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Implicit in the Text

February 17, 2012

As I walked from my room to eat dinner, I was observing people and noticing that many had their cell phones out. I wondered how many of them were actually communicating with someone, and how many were simply using the phone in their hands to avoid contact with others. This, I think, was the only reason I noticed someone smoking outside of the cafeteria– because I was people-watching, while I walked.

I know this person, because she and I are both part of a research group. I considered saying something along the lines of the oft-used “You know, those things are supposed to be pretty bad for you.”

Since I’ve said “considered”, you already know that I didn’t, and instead just said hi and walked inside. 

Why didn’t I say anything? I obviously had the intention of doing so, and reconsidered. It’s because I know the literature about addiction, including smoking. People who smoke aren’t ignorant of what smoking cigarettes does to a person’s body. The War on Drugs, and especially the War on Tobacco, has been extremely successful in making everyone aware of the negative ramifications.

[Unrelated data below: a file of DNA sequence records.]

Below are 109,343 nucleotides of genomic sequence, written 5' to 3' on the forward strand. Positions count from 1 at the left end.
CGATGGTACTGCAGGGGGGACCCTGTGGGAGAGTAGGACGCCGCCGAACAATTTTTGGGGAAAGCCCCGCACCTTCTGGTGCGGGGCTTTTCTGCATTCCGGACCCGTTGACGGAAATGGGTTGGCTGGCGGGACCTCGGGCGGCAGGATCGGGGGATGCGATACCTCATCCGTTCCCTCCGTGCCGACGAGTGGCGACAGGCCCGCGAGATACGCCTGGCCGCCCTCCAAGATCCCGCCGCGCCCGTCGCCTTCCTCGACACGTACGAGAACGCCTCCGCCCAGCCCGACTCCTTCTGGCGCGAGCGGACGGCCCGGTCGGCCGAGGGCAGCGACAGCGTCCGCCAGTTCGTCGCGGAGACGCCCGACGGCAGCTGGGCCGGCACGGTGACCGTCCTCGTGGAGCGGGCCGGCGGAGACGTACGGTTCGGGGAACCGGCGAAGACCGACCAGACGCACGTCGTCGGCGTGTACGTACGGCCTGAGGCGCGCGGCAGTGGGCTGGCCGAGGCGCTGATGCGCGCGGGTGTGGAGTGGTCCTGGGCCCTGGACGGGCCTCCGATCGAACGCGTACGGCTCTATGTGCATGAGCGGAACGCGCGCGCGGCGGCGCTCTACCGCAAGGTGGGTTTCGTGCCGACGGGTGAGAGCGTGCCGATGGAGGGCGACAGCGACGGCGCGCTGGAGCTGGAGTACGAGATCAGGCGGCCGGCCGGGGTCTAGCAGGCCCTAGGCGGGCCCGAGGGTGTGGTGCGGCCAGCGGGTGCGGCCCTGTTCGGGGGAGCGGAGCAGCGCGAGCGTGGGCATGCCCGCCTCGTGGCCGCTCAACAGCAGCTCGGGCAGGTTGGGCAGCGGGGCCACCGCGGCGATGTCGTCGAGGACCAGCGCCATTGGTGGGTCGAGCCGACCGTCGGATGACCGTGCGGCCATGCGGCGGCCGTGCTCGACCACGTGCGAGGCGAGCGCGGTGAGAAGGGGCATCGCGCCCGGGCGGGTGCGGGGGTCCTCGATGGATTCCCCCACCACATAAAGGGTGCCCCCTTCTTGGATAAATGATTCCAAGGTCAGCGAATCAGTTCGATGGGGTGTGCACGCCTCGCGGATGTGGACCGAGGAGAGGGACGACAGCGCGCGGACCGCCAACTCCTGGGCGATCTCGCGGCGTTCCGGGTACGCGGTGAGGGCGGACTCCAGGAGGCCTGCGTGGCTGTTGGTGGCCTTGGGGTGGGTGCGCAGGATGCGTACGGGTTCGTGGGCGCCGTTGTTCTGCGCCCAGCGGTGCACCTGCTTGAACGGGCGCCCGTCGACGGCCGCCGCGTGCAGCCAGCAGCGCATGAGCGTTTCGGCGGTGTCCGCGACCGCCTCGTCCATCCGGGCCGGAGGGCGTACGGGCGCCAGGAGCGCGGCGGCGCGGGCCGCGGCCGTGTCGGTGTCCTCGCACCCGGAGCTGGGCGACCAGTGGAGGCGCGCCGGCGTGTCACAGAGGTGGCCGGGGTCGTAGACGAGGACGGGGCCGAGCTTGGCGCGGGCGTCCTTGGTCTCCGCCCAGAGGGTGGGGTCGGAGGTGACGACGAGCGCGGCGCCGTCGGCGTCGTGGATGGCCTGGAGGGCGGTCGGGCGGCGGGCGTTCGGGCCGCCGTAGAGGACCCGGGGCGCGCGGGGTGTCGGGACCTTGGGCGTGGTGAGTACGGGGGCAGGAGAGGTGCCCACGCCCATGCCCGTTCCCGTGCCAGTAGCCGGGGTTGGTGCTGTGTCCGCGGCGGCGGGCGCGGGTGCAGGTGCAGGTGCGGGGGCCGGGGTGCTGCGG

But people smoke anyway.

The point here isn’t about smoking, though. The point is that the explicit level of meaning here, smoking is bad, is already known, and in fact doesn’t serve much of a purpose.

But people say it anyway.

I thought about this. If the phrase is essentially useless, are we simply too ignorant to realize this fact and stop using it? Do we assume everyone ELSE is too ignorant, or smokers are too ignorant, to realize it? Well, maybe some of us. But that can’t account for all of our behavior.

 The important distinction here is between the explicit and the implicit levels of meaning. When I say to a friend “Hey, you know those things are supposed to be pretty bad for you”, there are some implicit premises here: I care about you. I don’t want to see you come to harm. I like you and want you to be around me for as long as possible.

Far be from me to say that people are always sensible. But sometimes people aren’t being idiots. Sometimes they just care. 

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